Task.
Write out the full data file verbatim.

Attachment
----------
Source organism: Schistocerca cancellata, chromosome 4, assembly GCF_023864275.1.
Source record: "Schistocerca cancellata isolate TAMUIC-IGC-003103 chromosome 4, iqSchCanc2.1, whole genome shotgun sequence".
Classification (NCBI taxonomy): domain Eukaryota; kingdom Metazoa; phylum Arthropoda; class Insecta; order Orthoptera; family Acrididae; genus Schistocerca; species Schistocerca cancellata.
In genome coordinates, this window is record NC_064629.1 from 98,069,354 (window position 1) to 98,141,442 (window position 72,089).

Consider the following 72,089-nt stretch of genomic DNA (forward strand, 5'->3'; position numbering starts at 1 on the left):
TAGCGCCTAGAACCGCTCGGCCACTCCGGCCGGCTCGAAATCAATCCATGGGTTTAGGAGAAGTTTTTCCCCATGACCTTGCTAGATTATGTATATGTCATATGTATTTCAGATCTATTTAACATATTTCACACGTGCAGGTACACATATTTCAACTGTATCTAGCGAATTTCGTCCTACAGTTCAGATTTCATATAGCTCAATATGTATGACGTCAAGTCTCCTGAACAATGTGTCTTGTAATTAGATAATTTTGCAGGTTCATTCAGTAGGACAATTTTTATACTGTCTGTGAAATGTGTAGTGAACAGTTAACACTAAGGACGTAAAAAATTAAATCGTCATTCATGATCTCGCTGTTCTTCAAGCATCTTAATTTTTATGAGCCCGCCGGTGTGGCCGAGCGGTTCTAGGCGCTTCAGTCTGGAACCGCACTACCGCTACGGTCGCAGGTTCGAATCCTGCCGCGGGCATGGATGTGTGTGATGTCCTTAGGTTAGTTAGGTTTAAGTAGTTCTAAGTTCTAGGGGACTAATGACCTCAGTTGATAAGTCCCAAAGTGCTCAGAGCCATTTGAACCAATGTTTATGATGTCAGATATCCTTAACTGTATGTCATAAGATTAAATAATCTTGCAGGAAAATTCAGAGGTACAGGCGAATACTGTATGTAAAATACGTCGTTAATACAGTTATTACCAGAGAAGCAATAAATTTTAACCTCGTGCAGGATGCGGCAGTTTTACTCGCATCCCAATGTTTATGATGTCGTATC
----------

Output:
Source organism: Schistocerca cancellata, chromosome 4, assembly GCF_023864275.1.
Source record: "Schistocerca cancellata isolate TAMUIC-IGC-003103 chromosome 4, iqSchCanc2.1, whole genome shotgun sequence".
Classification (NCBI taxonomy): domain Eukaryota; kingdom Metazoa; phylum Arthropoda; class Insecta; order Orthoptera; family Acrididae; genus Schistocerca; species Schistocerca cancellata.
In genome coordinates, this window is record NC_064629.1 from 98,069,354 (window position 1) to 98,141,442 (window position 72,089).

Consider the following 72,089-nt stretch of genomic DNA (forward strand, 5'->3'; position numbering starts at 1 on the left):
TAGCGCCTAGAACCGCTCGGCCACTCCGGCCGGCTCGAAATCAATCCATGGGTTTAGGAGAAGTTTTTCCCCATGACCTTGCTAGATTATGTATATGTCATATGTATTTCAGATCTATTTAACATATTTCACACGTGCAGGTACACATATTTCAACTGTATCTAGCGAATTTCGTCCTACAGTTCAGATTTCATATAGCTCAATATGTATGACGTCAAGTCTCCTGAACAATGTGTCTTGTAATTAGATAATTTTGCAGGTTCATTCAGTAGGACAATTTTTATACTGTCTGTGAAATGTGTAGTGAACAGTTAACACTAAGGACGTAAAAAATTAAATCGTCATTCATGATCTCGCTGTTCTTCAAGCATCTTAATTTTTATGAGCCCGCCGGTGTGGCCGAGCGGTTCTAGGCGCTTCAGTCTGGAACCGCACTACCGCTACGGTCGCAGGTTCGAATCCTGCCGCGGGCATGGATGTGTGTGATGTCCTTAGGTTAGTTAGGTTTAAGTAGTTCTAAGTTCTAGGGGACTAATGACCTCAGTTGATAAGTCCCAAAGTGCTCAGAGCCATTTGAACCAATGTTTATGATGTCAGATATCCTTAACTGTATGTCATAAGATTAAATAATCTTGCAGGAAAATTCAGAGGTACAGGCGAATACTGTATGTAAAATACGTCGTTAATACAGTTATTACCAGAGAAGCAATAAATTTTAACCTCGTGCAGGATGCGGCAGTTTTACTCGCATCCCAATGTTTATGATGTCGTATC